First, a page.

The TA therapist sees dysfunction as motives, relational styles, behaviors and belief systems that reflect conscious and unconscious efforts to avoid true, authentic living.  This tripartite model can be applied both to the individual (as an internalized capacity to fluidly shift from position to position, rather than being permanently fixed in one role) and to interpersonal relations, whereby individuals can induce certain complementary behaviors in another in the service of ‘getting their way’. While we have many different clinical lenses through which to observe, reflect and interpret, the drama triangle is a particularly interesting one.  Imagining the characters of Pan as struggling to take responsibility for their lives, in an authentic and courageous way, seems intuitively right to me.  This is the struggle I also see the actors taking up in good faith as they work to empathically access corresponding parts of themselves, in the service of understanding their character.

In her book, The Body Remembers, trauma specialist Babette Rothschild, MSW states “the consequences of trauma … vary greatly depending on the age of the victim, the nature of the trauma, the response to the trauma, and the support to the victim in the aftermath… [Victims] may alternate periods of over-activity with periods of exhaustion as their bodies suffer the effects of traumatic hyper-arousal of the ANS [autonomic nervous system].  Reminders of the trauma they suffered may appear suddenly, causing instant panic. They become fearful, not only of the trauma itself, but also of their own reactions to the trauma. The body’s signals that once provided essential information become dangerous” (p. 13, 14).  The mind may or may not be capable of conscious memory of trauma’s origins. But the body remembers.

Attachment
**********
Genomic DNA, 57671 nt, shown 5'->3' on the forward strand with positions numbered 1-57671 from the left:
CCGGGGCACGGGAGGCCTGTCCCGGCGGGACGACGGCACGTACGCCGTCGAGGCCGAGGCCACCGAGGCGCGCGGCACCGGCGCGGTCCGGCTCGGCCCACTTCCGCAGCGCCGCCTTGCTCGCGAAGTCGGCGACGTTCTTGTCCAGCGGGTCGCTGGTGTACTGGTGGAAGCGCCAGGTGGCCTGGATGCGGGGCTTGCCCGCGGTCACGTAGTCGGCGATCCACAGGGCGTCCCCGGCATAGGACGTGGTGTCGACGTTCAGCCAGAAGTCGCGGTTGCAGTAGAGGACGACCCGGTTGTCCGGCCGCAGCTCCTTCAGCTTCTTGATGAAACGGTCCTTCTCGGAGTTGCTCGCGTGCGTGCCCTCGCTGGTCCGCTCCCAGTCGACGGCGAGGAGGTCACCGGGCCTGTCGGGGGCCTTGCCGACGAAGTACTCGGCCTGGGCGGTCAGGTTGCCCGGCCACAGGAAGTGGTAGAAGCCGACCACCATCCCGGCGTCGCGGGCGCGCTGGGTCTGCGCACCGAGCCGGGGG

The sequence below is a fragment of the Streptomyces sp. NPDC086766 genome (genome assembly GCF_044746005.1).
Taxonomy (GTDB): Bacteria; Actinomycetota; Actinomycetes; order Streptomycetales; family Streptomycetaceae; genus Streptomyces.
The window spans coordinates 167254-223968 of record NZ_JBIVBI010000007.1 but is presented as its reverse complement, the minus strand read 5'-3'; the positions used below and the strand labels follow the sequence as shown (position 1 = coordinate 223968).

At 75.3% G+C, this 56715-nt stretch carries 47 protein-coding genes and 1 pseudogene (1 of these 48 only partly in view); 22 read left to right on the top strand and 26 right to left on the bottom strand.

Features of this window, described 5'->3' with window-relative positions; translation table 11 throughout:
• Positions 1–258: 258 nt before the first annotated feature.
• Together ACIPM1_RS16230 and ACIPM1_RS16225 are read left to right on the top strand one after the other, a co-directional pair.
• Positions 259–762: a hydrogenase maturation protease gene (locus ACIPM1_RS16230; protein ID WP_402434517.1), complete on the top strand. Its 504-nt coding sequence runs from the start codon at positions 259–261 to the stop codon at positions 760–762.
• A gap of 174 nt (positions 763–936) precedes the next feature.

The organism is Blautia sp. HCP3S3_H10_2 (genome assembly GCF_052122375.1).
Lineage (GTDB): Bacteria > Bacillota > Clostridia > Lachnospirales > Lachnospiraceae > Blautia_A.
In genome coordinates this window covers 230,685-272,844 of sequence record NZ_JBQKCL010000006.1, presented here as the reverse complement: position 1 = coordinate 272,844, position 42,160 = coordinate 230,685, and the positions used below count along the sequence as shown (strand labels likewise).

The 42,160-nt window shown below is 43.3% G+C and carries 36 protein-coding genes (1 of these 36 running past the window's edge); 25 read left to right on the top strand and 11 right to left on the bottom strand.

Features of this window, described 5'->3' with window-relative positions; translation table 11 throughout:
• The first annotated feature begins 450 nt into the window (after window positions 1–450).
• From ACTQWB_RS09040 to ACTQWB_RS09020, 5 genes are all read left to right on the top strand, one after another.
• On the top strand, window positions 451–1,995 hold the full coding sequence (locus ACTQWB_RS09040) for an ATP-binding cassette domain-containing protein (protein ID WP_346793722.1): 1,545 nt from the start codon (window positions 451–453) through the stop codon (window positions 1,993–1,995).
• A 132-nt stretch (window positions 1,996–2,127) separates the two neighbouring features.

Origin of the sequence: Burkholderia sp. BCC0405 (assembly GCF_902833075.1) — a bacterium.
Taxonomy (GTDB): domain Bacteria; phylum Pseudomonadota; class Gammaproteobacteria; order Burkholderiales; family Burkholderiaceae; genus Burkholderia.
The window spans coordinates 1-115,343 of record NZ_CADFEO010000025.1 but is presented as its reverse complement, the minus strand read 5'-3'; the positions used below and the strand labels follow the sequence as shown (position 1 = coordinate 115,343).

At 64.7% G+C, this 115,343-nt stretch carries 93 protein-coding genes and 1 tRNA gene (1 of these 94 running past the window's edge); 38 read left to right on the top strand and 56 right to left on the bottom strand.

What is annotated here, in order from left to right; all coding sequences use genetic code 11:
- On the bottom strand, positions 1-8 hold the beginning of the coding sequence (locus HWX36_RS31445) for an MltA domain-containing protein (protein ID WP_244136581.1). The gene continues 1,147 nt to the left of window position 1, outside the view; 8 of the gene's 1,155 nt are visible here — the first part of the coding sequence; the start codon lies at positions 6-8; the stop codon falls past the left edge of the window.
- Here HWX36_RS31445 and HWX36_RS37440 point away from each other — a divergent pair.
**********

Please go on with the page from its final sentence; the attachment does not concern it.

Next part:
In The Great God Pan, the character Frank Lawrence has tentatively confirmed some basic facts of his childhood sexual abuse, using a mixture of partial cognitive recall, awareness of his body’s distressed cues and a confession of uncertain reliability by his perpetrator.  Therapeutic interventions have also helped him in his process of recovery. But he is not the only character in Pan with trauma history. Joelle, Cathy and Jamie are likely candidates. And if we consider the impact of vicarious trauma, a consequence of the bearing witness of another person’s trauma (an occupational hazard for therapists and caregivers), then everyone in Pan is suffering to some degree from the effects of traumatic stress.  And we/you as the audience risk being traumatized in the act of bearing witness to the characters’ bearing witness of trauma. No one escapes. Playwright Amy Herzog’s general interest in memory as a dramatic theme is subtly woven into the fabric of her play, ranging from benign forgetfulness to more traumatic responses of dissociation and denial and to aging-related dementia.